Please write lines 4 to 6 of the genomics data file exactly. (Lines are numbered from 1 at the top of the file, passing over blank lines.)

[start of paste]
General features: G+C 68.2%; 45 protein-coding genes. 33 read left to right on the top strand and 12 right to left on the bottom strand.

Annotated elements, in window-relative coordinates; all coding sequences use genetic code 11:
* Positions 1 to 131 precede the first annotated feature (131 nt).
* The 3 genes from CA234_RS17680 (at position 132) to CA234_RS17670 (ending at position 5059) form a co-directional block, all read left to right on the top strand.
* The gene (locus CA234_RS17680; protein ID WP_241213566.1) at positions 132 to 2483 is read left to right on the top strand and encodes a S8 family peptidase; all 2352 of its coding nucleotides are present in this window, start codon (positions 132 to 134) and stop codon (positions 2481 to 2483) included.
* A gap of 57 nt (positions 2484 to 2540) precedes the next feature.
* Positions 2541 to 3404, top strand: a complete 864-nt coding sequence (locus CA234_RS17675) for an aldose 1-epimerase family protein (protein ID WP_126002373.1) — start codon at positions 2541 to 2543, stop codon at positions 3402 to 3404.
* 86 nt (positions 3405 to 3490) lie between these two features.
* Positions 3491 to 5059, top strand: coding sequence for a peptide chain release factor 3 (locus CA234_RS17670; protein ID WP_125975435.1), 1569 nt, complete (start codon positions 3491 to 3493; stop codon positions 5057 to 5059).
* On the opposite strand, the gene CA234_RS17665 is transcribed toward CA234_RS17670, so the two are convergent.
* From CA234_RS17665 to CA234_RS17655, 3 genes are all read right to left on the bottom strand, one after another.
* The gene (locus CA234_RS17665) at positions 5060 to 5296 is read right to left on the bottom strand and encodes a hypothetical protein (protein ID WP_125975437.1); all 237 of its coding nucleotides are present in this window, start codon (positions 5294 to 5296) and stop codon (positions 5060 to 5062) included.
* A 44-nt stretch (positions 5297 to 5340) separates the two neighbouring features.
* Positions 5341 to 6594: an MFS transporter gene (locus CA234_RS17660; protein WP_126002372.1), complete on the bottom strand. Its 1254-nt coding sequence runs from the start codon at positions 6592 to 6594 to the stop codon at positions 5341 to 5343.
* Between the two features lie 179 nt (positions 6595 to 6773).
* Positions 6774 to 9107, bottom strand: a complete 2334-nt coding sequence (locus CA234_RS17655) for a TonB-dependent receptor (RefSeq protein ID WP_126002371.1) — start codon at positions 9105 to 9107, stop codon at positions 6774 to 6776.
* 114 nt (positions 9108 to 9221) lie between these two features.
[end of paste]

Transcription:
* The 3 genes from CA234_RS17680 (at position 132) to CA234_RS17670 (ending at position 5059) form a co-directional block, all read left to right on the top strand.
* The gene (locus CA234_RS17680; protein ID WP_241213566.1) at positions 132 to 2483 is read left to right on the top strand and encodes a S8 family peptidase; all 2352 of its coding nucleotides are present in this window, start codon (positions 132 to 134) and stop codon (positions 2481 to 2483) included.
* A gap of 57 nt (positions 2484 to 2540) precedes the next feature.